It would not be uncommon to light candles at twilight, partake in festive meals with family and friends, recite the Kiddush, and enjoy challah dipped in honey the night before Sukkot. Then the first day of Sukkot itself is considered holy, thus Yom Tov. During the subsequent intermediate days of Sukkot, one is permitted to work and participate in normal activities, with the only stipulations being waving the lulav and etrog daily, partaking in one’s meals in the sukkah, and living in the sukkah insofar as one is physically able for the duration of the holiday.
During Chol Hamoed, or the subsequent intermediate days of Sukkot, it would be prudent to dwell in the sukkah and fulfill the tradition of the Four Kinds each day of Sukkot, except for Shabbat, when the Four Kinds ceremony is not included.
Hoshanah Rabbah, the seventh day of Sukkot, is a day when our fates, which were sealed on Yom Kippur, are finalized. This occasion may include processionals around the bimah seven times (symbolizing processions around the later Temple of ancient times; each processional is known as a hoshanah), praying, and striking the ground five times with five willows (Hoshanot) as the leaves shake loose from the branches. Though there are various different explanations offered for where this tradition originated, one of the most commonly accepted explanations is that the leaves falling from the willow branch when beat on the floor represent our desire for adequate rainfall to bless the land with the hydration needed to prevent drought and provide an adequate agricultural bounty the following year.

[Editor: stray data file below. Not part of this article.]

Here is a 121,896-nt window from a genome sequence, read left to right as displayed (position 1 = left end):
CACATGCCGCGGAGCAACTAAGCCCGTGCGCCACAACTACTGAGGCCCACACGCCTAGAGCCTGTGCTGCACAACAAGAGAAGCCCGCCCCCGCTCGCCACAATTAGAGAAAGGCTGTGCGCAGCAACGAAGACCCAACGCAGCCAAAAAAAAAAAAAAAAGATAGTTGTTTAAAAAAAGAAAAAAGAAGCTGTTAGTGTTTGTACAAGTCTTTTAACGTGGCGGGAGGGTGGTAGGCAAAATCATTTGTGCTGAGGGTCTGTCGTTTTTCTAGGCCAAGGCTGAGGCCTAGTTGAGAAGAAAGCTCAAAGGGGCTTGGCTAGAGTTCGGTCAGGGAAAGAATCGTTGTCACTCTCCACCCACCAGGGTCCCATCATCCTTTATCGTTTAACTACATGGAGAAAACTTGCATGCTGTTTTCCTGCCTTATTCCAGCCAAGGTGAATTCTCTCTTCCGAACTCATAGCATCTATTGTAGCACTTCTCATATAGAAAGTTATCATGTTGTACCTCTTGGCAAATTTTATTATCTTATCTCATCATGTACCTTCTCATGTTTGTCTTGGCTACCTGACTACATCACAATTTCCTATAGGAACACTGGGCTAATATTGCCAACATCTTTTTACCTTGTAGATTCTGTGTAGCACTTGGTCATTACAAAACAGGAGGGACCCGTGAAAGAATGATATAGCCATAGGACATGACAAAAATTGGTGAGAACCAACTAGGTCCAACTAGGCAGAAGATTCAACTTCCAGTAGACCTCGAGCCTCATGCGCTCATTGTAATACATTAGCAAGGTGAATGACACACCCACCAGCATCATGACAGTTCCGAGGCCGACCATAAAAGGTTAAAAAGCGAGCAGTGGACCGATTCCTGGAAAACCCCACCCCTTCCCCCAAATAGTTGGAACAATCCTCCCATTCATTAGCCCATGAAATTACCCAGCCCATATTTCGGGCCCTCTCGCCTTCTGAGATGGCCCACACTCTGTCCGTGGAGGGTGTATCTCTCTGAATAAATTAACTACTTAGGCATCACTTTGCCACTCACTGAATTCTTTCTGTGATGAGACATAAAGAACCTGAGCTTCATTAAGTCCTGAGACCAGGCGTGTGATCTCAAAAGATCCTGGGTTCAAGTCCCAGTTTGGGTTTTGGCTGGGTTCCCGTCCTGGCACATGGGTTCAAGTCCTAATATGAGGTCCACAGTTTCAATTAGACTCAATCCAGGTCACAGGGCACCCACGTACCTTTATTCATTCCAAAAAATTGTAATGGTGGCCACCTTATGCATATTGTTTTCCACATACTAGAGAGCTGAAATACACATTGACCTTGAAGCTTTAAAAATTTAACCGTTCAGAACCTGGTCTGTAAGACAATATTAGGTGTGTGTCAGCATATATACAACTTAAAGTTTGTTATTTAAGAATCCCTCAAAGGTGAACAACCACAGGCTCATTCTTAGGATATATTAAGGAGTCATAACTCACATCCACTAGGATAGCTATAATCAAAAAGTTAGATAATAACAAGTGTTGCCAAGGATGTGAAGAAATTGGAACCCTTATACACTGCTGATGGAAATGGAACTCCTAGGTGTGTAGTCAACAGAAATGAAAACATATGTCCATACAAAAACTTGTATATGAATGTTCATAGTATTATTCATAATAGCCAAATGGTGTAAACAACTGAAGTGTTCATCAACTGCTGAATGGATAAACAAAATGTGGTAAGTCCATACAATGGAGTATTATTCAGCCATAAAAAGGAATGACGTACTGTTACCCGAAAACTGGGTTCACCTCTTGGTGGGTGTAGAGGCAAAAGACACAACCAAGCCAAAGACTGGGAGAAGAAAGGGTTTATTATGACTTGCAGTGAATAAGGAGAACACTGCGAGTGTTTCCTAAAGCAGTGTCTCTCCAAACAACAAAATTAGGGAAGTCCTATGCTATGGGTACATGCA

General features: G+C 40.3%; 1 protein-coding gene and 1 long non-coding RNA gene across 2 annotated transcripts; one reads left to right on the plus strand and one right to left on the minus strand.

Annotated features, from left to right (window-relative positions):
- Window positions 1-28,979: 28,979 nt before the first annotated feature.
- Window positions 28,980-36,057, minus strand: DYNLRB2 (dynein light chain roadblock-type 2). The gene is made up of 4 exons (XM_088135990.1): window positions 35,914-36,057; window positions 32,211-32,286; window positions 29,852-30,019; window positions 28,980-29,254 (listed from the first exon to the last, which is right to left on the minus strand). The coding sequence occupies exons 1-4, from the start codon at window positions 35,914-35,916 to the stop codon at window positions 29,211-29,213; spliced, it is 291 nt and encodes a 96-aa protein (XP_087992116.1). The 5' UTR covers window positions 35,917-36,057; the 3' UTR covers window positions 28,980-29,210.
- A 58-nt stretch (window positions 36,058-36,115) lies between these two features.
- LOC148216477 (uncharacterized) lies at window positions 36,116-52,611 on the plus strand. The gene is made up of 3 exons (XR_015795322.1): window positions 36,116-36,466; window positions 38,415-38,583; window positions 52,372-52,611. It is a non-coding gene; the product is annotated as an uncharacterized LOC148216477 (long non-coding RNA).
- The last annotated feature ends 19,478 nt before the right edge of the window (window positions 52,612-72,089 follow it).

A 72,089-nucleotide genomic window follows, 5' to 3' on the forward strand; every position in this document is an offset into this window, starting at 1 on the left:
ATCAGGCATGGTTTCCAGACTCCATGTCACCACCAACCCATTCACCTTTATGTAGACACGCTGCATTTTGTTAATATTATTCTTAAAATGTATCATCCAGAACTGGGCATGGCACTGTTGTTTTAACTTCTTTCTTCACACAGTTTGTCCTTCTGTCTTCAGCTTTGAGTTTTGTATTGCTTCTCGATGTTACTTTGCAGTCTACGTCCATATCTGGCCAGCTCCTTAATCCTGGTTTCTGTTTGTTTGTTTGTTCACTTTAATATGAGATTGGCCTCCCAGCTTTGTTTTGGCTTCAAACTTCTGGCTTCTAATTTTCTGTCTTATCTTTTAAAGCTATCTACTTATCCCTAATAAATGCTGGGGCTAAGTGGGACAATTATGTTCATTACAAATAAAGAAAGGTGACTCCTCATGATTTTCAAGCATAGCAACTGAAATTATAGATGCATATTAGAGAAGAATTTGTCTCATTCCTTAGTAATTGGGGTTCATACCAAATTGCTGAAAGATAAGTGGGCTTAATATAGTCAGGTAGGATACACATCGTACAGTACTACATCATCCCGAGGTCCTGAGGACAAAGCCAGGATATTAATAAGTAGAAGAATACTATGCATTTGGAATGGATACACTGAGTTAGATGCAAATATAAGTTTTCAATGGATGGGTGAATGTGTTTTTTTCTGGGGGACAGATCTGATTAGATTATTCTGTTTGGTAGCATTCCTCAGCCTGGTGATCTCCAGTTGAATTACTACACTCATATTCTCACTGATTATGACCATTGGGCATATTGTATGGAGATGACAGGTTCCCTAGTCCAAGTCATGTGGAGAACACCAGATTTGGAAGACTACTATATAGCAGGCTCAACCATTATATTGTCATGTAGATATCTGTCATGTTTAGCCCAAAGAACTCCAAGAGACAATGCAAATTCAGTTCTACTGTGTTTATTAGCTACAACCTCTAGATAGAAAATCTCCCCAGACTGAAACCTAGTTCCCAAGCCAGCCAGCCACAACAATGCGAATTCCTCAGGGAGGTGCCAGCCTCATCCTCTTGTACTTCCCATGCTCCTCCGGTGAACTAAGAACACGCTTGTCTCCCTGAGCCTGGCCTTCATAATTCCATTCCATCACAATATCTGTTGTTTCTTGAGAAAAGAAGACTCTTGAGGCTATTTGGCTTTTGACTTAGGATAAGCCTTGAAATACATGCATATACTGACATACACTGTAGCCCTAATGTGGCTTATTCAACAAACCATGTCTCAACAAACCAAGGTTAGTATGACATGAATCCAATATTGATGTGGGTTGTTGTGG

Simchat Torah and Shemini Atzeret, which follow Sukkot, are often misunderstood to be part of Sukkot when, in reality, these are distinct holidays occurring immediately after Sukkot, sometimes spanning two days and sometimes condensed into one day with a level of exhilaration exceeding even that of Sukkot.
Sukkot in Religious Life
Congregants will often say Hallel (Psalms 113–118, the psalms of praise) each day of Sukkot during the local congregation’s morning prayer services. The exception to this occurs on Shabbat, when Hallel is recited while holding the Four Kinds, as is prescribed in the siddur. The climax of the Sukkot festivities includes lively singing and dancing as congregants parade the Torah scrolls around the bimah holding the lulav and etrog (fruit of the citron tree).